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The Muse of History

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The Muse of History

    The Muse of History

    English 551: Junior seminar

    MW 3:30-4:45 Oddfellows 206

Christopher Bakken Office: Oddfellows 230

    Office Hours: M/W 2-3pm; T/Th 9-11am Tel: 332 4338

    e-mail: cbakken@allegheny.edu

     “History is the nightmare from which I am trying to awake”

    --James Joyce

    “…the fate of poetry is to fall in love with the world, in spite of History”

    --Derek Walcott

Czeslaw Milosz once claimed that “the problem of [his] time should be defined as Poetry and History.” This

    course will meditate upon that problem. For modern poets, is history a source of desperation or inspiration? Is it a pleasant dream, fecund in possible richness, for the poet to excavate at will? Or is history a nightmare from which they cannot awaken? Do poets exist outside history, or must they exist inside history, or in spite of it, confronting what Wallace Stevens calls the pressures of reality” with correspondent pressures from

    within? In short, how does poetry confront disaster? Furthermore, what is the role of poets in the modern and post-modern world—are they “unacknowledged legislators,” as Shelley would have it, or is the lyrical gesture essentially anti-social, self-involved and isolating? We will begin this course with the opening salvos of the twentieth century, with T.S. Eliot’s monument “The Waste Land,” so that we might consider the complicated Modernist inheritance left to American and European poets who write in the period after Modernism, in the shadow of two world wars, the Holocaust, and on the eve of globalization.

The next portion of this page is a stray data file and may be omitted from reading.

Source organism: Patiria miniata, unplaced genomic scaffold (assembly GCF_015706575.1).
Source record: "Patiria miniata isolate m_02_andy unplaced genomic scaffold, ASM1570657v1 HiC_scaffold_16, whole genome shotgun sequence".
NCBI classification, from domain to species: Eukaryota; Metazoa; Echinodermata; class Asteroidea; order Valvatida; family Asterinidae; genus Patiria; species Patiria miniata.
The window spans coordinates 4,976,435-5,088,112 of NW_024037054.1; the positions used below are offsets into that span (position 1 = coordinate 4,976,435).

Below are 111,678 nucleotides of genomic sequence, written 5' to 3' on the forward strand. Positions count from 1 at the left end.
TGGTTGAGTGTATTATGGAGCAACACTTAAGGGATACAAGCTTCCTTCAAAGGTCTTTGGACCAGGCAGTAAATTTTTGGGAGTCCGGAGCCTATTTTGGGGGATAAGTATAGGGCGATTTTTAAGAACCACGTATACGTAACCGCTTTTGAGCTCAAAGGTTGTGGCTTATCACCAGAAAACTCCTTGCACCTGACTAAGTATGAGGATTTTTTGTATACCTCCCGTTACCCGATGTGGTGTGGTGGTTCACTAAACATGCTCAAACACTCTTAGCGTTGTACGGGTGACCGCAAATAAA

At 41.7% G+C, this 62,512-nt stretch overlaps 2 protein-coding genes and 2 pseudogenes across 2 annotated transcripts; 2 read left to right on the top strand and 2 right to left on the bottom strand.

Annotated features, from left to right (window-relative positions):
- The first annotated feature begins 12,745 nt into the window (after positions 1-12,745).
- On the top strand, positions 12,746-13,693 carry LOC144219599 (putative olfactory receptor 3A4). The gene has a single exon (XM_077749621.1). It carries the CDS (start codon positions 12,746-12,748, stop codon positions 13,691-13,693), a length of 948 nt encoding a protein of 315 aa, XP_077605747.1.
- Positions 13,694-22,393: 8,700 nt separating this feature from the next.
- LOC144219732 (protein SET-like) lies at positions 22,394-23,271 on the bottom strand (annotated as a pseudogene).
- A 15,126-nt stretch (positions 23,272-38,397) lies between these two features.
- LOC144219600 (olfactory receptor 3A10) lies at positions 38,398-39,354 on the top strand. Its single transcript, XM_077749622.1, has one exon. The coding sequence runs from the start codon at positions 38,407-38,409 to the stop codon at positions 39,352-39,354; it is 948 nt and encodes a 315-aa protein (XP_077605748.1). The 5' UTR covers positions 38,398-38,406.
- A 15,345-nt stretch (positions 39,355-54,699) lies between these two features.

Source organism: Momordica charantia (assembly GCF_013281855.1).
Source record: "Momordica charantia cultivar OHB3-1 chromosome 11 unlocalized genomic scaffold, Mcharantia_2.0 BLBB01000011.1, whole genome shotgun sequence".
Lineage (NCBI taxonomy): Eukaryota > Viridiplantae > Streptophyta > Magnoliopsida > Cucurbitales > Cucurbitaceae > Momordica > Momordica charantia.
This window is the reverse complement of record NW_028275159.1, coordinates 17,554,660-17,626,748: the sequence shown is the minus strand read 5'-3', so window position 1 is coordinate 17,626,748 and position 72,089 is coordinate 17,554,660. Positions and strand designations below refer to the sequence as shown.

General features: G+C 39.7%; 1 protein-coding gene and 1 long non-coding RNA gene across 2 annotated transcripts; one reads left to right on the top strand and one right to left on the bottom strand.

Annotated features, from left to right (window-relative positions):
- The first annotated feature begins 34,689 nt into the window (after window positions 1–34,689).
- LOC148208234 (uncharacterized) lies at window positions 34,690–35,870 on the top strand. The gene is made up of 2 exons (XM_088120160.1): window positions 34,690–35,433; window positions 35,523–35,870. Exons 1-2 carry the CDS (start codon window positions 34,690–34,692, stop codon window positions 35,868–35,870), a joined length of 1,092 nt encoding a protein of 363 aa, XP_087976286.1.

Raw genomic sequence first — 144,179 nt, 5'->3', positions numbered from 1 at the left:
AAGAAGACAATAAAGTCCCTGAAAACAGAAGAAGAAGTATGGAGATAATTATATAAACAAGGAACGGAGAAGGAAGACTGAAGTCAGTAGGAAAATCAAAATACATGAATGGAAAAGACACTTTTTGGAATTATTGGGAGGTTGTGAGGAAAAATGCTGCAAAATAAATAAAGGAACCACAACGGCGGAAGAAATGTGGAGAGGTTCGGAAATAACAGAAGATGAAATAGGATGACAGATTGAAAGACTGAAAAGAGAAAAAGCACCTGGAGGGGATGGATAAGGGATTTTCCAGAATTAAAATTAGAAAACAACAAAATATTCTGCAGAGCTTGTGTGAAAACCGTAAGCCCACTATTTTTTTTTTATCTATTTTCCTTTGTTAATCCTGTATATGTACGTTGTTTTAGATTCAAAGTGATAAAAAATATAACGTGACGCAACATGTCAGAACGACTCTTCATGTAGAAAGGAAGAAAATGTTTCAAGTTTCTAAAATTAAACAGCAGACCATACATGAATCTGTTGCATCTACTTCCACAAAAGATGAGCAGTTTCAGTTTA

Required Texts:

    Celan, Paul. Poems of Paul Celan. Persea Books: 089255276X

    Eliot, T.S.. The WasteLand. Norton Critical Editions. 0393974995

    Milosz, Czeslaw. New and Collected Poems. Ecco. 0060514485

     To Begin Where I Am: Selected Essays. FS&G. 0374528594

    Patrikios, Titos. The Lions’ Gate. Truman State University Press. 1931112649

    Rich, Adrienne. The Fact of a Doorframe: Poems. Norton: 0393323951

     Bread, Blood and Poetry. Norton: 0393303977

    Ritsos, Yannis: Selected Poems 1938-1988. BOA Editions: 0918526671

    Walcott, Derek. Collected Poems. FS & G. 0374520259

     What the Twilight Says. FS&G. 0374526834

    Zagajewski, Adam.Without End. FS&G. 0374528616

     A Defense of Ardor. FS&G. 0374529884

    Plath, Sylvia. The Collected Poems. Harper Perennial. 0061558893

    Assignments:

    Reading:

    Students are expected to keep up with the often heavy reading assignments for this seminar. Students who fail to do this might reasonably expect to fail the course. Since your last essay for this course will be supported by some research, and also because the historical background for some of our readings may be unfamiliar, students are also encouraged to seek out supporting critical materials (do not restrict yourself to online resources). Some of this may be left on reserve in the library.

    Writing:

    As a junior seminar in your major or minor, this course will afford you the opportunity to apply the skills you have obtained from your other courses in English; in particular, for this course you will probably write the longest and most thoroughly researched paper of your career here as an English major or minor. As such, the final essay for this course might well serve as a chapter in a senior project; it will ask carefully narrowed and appropriately complicated critical questions and will respond to those questions with diligent research and analytical intensity. The course is designed so that every other written assignment for this course will help to prepare you for this final essay. Your journal responses will ask you to polish your analytical skills on individual poems and essays. In preparation for the research component of your final essay, you will be thsubmitting an annotated bibliography. Final Papers Due: 7pm, Wednesday, Dec. 15.

     .

    In-Class Participation:

    Since this is a seminar, your participation in our discussions should be considered mandatory.